• NAVIGATE ESUS Investigators; Martinez-Majander, Nicolas; Ntaios, George; Liu, Yan Yun; Ylikotila, Pauli; Joensuu, Heikki; Saarinen, Jukka; Tiainen, Marjaana; Tatlisumak, Turgut (2020)
    Abstract Background Cancer is a frequent finding in ischemic stroke patients. We investigated the frequency of cancer among participants in NAVIGATE ESUS randomized trial and the distribution of outcome events during treatment with aspirin and rivaroxaban. Methods Trial participation required a recent embolic stroke of undetermined source (ESUS). Patients? history of cancer was recorded at time of study entry. During a mean follow-up of 11 months, the effects of aspirin and rivaroxaban treatment on recurrent ischemic stroke, major bleeding, and all-cause mortality were compared between patients with cancer and without cancer. Results Among 7213 randomized patients, 543 (7.5%) had cancer. Of all patients, 3609 were randomized to rivaroxaban (254[7.0%] with cancer) and 3604 patients to aspirin (289[8.0%] with cancer). The annual rate of recurrent ischemic stroke was 4.5% in non-cancer patients in rivaroxaban arm and 4.6% in the aspirin arm (hazard ratio, HR 0.98 [95% CI 0.78-1.24]). In cancer patients, the rate of recurrent ischemic stroke was 7.7% in the rivaroxaban arm and 5.4% in the aspirin arm (HR 1.43 [95% CI 0.71-2.87]). Among cancer patients, the annual rate of major bleeds was nonsignificantly higher for rivaroxaban than aspirin (2.9% versus 1.1%; HR 2.57 [95% CI 0.67-9.96], P for interaction 0.95). All-cause mortality was similar in both groups. Conclusions Our exploratory analyses show that patients with ESUS and a history of cancer had similar rates of recurrent ischemic strokes and all-cause mortality during aspirin and rivaroxaban treatments and that aspirin appeared safer than rivaroxaban in cancer patients regarding major bleeds.
  • Webb, P. M.; Na, R.; Weiderpass, E.; Adami, H. O.; Anderson, K. E.; Bertrand, K. A.; Botteri, E.; Brasky, T. M.; Brinton, L. A.; Chen, C.; Doherty, J. A.; Lu, L.; McCann, S. E.; Moysich, K. B.; Olson, S.; Petruzella, S.; Palmer, J. R.; Prizment, A. E.; Schairer, C.; Setiawan, V. W.; Spurdle, A. B.; Trabert, B.; Wentzensen, N.; Wilkens, L.; Yang, H. P.; Yu, H.; Risch, H. A.; Jordan, S. J. (2019)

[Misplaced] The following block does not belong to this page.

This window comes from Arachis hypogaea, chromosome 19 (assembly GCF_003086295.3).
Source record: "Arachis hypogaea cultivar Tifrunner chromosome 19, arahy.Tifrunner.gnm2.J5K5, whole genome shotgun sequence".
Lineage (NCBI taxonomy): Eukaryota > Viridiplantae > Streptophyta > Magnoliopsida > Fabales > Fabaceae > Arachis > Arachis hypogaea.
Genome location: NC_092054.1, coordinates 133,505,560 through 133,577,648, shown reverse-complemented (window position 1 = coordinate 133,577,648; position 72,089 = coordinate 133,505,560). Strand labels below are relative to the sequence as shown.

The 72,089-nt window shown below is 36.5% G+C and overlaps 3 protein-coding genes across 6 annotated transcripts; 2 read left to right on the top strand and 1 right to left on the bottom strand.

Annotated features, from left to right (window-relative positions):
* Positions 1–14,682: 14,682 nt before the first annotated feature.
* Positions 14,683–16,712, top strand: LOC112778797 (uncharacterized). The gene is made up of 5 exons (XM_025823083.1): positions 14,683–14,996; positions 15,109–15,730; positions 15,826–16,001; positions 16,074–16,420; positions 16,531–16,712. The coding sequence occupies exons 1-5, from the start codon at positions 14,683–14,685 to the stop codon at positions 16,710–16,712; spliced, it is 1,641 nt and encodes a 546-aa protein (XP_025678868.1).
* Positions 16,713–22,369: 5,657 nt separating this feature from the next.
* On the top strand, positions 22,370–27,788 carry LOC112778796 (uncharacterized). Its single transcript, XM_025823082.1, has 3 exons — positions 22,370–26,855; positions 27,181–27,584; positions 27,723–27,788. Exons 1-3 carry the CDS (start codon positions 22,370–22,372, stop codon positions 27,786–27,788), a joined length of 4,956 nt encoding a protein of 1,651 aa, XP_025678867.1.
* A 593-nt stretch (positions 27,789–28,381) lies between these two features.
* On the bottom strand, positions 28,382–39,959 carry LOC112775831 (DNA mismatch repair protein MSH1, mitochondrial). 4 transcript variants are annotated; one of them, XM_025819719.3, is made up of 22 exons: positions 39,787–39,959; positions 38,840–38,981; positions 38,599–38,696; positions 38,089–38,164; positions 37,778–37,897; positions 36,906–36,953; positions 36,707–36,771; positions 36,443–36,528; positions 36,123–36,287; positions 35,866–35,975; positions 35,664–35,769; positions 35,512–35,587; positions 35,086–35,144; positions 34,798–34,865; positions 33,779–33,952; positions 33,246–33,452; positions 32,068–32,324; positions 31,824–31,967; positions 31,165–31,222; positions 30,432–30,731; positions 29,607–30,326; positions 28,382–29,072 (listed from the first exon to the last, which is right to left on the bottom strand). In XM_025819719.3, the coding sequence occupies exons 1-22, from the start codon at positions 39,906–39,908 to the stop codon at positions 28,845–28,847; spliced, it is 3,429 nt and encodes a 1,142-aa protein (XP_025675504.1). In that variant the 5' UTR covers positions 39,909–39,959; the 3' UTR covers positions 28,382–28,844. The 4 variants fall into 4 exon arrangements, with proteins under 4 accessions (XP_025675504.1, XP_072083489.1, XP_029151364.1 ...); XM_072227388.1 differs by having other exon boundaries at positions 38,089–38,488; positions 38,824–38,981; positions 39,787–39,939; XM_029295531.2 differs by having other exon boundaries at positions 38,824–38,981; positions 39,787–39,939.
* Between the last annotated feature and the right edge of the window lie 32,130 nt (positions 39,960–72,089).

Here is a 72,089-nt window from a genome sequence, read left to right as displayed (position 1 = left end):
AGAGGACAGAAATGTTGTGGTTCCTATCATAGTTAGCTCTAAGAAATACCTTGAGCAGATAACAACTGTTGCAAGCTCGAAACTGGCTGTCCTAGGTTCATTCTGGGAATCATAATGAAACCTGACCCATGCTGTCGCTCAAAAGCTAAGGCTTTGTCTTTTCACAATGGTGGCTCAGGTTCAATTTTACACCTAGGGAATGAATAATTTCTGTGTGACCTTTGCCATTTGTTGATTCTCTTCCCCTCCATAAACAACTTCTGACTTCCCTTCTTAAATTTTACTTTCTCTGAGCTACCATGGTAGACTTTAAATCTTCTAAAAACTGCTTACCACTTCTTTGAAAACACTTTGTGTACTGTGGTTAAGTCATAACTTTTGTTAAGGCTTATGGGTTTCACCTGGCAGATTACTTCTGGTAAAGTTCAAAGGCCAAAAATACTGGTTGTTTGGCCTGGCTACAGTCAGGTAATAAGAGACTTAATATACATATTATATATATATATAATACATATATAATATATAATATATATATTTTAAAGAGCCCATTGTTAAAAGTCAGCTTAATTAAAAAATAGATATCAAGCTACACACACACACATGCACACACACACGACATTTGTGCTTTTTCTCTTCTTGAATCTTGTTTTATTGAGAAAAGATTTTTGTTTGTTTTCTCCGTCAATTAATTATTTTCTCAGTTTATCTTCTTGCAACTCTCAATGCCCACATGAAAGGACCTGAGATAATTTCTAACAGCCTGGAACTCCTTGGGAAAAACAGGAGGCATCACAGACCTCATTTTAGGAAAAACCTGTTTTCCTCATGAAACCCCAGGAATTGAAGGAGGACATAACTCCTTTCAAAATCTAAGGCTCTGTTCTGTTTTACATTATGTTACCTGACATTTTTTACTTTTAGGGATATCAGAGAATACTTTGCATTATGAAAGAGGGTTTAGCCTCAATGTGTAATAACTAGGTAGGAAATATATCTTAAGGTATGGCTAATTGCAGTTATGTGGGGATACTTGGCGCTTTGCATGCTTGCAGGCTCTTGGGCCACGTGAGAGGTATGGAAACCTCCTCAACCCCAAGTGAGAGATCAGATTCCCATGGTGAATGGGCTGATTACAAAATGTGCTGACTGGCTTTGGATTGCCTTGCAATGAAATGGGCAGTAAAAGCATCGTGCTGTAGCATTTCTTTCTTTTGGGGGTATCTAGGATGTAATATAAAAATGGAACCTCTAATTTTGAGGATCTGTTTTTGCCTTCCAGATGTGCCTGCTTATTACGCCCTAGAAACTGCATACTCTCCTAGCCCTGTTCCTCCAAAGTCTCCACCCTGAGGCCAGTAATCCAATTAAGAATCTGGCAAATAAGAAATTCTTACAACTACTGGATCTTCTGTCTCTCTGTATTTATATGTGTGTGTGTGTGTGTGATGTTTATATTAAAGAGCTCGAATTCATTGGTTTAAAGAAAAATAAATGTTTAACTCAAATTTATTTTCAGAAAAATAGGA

Background: Regular use of aspirin has been associated with a reduced risk of cancer at several sites but the data for endometrial cancer are conflicting. Evidence regarding use of other analgesics is limited. Patients and methods: We pooled individual-level data from seven cohort and five case-control studies participating in the Epidemiology of Endometrial Cancer Consortium including 7120 women with endometrial cancer and 16 069 controls. For overall analyses, study-specific odds ratios (ORs) and 95% confidence intervals (CI) were estimated using logistic regression and combined using random-effects meta-analysis; for stratified analyses, we used mixed-effects logistic regression with study as a random effect. Results: At least weekly use of aspirin and non-aspirin nonsteroidal anti-inflammatory drugs (NSAIDs) was associated with an approximately 15% reduced risk of endometrial cancer among both overweight and obese women (OR 1/4 0.86 [95% CI 0.760.98] and 0.86 [95% CI 0.76-0.97], respectively, for aspirin; 0.87 [95% CI 0.76-1.00] and 0.84 [0.74-0.96], respectively, for nonaspirin NSAIDs). There was no association among women of normal weight (body mass index<25 kg/ m2, Pheterogeneity 0.04 for aspirin, Pheterogeneity 1/4 0.003 for NSAIDs). Among overweight and obese women, the inverse association with aspirin was stronger for use 2-6 times/ week (OR 1/4 0.81, 95% CI 0.68-0.96) than for daily use (0.91, 0.80-1.03), possibly because a high proportion of daily users use low-dose formulations. There was no clear association with use of acetaminophen. Conclusion: Our pooled analysis provides further evidence that use of standard-dose aspirin or other NSAIDs may reduce risk of endometrial cancer among overweight and obese women.